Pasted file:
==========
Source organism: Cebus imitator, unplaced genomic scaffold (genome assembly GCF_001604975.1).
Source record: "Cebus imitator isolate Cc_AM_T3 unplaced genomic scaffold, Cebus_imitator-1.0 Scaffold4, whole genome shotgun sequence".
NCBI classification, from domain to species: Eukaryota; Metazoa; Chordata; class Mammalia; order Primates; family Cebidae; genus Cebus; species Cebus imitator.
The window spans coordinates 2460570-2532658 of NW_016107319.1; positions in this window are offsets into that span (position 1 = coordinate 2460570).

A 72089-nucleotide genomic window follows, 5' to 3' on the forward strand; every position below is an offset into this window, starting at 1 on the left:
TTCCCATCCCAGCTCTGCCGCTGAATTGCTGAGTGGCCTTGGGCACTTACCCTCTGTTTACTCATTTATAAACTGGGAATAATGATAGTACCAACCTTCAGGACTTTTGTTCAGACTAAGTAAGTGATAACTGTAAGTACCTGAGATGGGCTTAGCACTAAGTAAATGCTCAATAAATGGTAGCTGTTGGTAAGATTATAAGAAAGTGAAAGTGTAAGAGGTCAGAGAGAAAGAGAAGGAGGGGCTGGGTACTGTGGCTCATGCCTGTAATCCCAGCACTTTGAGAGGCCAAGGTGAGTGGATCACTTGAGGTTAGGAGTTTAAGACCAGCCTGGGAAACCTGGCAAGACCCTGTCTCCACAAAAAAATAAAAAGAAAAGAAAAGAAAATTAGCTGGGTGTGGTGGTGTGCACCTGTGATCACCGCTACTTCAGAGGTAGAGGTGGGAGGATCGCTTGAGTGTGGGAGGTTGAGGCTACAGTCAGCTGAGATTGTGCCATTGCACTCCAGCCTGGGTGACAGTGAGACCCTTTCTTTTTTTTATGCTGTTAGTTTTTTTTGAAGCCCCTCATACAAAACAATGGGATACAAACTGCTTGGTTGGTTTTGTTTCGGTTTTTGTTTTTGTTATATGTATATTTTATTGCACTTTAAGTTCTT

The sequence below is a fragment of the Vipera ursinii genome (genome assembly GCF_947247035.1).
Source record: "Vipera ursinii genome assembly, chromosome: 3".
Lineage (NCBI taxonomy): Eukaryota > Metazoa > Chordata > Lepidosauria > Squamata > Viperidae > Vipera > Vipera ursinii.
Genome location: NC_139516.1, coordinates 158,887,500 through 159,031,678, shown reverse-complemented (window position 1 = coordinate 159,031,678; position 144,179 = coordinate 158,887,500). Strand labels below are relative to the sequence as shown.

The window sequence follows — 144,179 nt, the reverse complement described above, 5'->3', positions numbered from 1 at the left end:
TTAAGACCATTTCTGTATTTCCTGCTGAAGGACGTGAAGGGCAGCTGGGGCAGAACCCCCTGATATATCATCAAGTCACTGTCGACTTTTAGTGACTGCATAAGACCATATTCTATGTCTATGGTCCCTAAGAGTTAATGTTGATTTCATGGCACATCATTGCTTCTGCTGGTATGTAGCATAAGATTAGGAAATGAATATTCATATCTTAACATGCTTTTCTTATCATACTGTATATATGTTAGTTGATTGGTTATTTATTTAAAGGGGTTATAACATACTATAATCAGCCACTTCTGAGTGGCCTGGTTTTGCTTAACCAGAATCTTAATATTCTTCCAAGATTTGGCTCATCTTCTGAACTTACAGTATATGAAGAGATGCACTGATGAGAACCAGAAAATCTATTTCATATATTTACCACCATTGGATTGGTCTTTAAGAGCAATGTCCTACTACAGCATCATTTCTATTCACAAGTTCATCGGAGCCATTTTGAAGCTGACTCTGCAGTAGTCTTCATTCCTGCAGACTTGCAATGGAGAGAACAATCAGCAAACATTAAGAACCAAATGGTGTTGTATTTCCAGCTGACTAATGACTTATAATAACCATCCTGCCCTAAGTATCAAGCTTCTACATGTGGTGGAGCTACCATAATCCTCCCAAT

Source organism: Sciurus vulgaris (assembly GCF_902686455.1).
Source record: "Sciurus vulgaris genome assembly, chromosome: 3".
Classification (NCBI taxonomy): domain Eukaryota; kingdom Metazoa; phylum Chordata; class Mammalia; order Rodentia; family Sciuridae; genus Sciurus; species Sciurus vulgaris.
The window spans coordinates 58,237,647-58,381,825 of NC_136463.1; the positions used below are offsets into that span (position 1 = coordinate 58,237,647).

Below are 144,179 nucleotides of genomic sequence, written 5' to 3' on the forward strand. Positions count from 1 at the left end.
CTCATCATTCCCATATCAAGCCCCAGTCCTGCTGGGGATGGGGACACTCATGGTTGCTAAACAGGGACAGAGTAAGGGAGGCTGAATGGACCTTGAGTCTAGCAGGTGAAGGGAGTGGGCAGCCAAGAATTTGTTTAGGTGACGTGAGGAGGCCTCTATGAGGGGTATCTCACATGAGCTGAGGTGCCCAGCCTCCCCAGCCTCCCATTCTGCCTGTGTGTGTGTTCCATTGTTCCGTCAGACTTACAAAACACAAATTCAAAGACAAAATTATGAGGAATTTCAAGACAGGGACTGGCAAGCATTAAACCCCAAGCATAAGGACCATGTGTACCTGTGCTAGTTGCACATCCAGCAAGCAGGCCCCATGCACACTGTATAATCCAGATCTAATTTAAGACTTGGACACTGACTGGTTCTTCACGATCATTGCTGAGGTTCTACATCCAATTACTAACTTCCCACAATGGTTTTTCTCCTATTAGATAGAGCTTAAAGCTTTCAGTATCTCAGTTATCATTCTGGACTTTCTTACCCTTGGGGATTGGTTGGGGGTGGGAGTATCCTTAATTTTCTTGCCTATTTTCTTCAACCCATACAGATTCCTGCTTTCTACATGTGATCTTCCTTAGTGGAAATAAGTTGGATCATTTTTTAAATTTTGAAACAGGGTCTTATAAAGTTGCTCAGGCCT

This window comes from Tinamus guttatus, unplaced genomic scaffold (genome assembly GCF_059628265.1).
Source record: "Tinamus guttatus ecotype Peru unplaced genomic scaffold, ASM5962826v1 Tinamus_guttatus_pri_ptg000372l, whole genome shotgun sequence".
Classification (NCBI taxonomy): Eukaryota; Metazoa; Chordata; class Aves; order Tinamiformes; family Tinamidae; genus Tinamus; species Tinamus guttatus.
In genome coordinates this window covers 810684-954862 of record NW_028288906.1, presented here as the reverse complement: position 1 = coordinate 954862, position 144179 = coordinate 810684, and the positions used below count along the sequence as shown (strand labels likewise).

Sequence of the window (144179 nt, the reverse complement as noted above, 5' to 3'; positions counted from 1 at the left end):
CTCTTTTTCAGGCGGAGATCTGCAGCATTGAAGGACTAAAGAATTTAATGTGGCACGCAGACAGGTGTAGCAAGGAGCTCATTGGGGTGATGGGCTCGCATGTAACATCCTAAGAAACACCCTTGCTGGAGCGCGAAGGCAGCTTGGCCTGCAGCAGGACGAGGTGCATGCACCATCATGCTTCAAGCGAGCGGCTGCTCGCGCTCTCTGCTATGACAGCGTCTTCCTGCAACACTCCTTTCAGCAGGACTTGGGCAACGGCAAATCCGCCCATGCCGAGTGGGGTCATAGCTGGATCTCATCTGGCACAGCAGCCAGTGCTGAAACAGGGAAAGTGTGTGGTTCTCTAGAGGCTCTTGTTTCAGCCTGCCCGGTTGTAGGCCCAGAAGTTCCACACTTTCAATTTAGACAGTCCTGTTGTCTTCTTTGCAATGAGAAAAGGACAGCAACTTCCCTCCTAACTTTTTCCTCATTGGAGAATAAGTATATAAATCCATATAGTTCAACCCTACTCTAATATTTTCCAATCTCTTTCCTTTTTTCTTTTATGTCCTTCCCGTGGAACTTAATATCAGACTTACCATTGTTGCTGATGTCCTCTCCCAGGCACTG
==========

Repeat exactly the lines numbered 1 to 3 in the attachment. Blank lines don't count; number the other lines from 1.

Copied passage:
Source organism: Cebus imitator, unplaced genomic scaffold (genome assembly GCF_001604975.1).
Source record: "Cebus imitator isolate Cc_AM_T3 unplaced genomic scaffold, Cebus_imitator-1.0 Scaffold4, whole genome shotgun sequence".
NCBI classification, from domain to species: Eukaryota; Metazoa; Chordata; class Mammalia; order Primates; family Cebidae; genus Cebus; species Cebus imitator.